The S phase cell cycle checkpoint is critical for maintaining genomic integrity. This checkpoint is triggered in response to DNA damage and replication stresses to control cell cycle progression, halting DNA replication and allowing the time to repair to maintain genomic integrity. If this checkpoint is defective, cells lose their ability to ensure the fidelity of replication and repair any damage, resulting in replicative stress and genomic instability which will subsequently increase the risk of cancer. We have discovered that a large proportion of melanoma cell lines lose the ability to halt replication when challenged with high dose hydroxyurea-induced replicative stress, despite normal cell cycle checkpoint signalling. We found that failure in the crosstalk between ATR-CHK1 checkpoint signalling and the cell cycle mechanism in destabilization of CDC25A. Although CHK1-dependent phosphorylation of CDC25A which triggers its degradation was detected, the S phase checkpoint defective melanoma cell lines fail to destabilize CDC25A, maintaining normal activation of CDK2/Cyclin E. The melanoma cells with this S phase checkpoint defect are also hyper-sensitive to killing by CHK1 inhibitor. We have previously shown that melanoma with high levels of replicative stress are very sensitive to CHK1 inhibitors. I will report our studies investigating whether CHK1 inhibitor sensitivity is a direct outcome of the replicative stress arising from the S phase checkpoint defect, or whether the loss of the ATR-CHK1-CDC25A dependent S phase checkpoint signalling mechanism is directly responsible for the hyper-sensitivity to CHK1 inhibitors.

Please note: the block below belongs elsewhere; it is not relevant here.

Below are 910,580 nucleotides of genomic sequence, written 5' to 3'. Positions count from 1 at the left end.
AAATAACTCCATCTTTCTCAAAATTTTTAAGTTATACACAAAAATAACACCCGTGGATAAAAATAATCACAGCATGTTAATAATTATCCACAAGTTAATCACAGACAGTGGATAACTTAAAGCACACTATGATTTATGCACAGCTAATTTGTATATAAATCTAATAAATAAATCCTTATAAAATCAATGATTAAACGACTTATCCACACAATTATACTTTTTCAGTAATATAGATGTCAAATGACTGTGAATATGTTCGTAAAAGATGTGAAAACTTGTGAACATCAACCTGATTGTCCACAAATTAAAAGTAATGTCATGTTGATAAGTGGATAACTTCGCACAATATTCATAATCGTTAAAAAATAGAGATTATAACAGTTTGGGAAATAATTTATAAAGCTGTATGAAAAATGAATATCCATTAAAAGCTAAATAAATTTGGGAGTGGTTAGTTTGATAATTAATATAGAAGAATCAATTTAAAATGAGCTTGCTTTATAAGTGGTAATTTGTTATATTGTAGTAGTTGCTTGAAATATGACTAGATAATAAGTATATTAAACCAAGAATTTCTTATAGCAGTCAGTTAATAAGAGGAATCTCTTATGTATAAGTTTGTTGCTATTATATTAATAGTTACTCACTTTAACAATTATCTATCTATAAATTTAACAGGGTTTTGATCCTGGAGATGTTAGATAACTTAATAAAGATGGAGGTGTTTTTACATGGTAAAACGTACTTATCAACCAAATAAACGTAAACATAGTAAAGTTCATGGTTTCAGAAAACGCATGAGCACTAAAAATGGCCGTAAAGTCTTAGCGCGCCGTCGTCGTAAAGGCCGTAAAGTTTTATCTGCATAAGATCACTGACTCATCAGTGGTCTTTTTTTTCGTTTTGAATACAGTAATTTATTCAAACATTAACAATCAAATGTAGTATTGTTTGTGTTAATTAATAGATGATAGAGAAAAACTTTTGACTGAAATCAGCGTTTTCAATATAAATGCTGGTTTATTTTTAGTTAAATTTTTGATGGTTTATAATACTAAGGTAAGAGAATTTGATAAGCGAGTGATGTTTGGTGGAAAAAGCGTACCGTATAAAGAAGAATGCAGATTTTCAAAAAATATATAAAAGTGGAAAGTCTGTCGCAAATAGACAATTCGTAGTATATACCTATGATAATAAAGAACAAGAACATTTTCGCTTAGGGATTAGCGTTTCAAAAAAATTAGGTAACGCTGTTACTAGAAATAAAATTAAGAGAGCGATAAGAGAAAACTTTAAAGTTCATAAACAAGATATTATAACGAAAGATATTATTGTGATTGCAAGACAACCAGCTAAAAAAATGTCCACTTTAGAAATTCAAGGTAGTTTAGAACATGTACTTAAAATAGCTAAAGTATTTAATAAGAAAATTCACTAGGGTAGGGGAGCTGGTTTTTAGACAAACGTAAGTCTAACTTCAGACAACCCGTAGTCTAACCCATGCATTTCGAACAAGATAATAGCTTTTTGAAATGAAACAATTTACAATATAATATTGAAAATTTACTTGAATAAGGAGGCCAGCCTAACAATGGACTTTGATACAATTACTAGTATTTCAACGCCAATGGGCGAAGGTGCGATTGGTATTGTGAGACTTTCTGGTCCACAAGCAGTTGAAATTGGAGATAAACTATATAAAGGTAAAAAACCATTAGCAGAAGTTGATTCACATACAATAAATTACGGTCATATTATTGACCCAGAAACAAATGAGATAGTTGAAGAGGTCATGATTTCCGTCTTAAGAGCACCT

Citation Format: Zay Y. Oo, Sheena Daignault, James Chen, Brian Gabrielli. Defective S phase cell cycle checkpoint: A potential culprit and target in melanoma. [abstract]. In: Proceedings of the AACR-NCI-EORTC International Conference: Molecular Targets and Cancer Therapeutics; 2015 Nov 5-9; Boston, MA. Philadelphia (PA): AACR; Mol Cancer Ther 2015;14(12 Suppl 2):Abstract nr C189.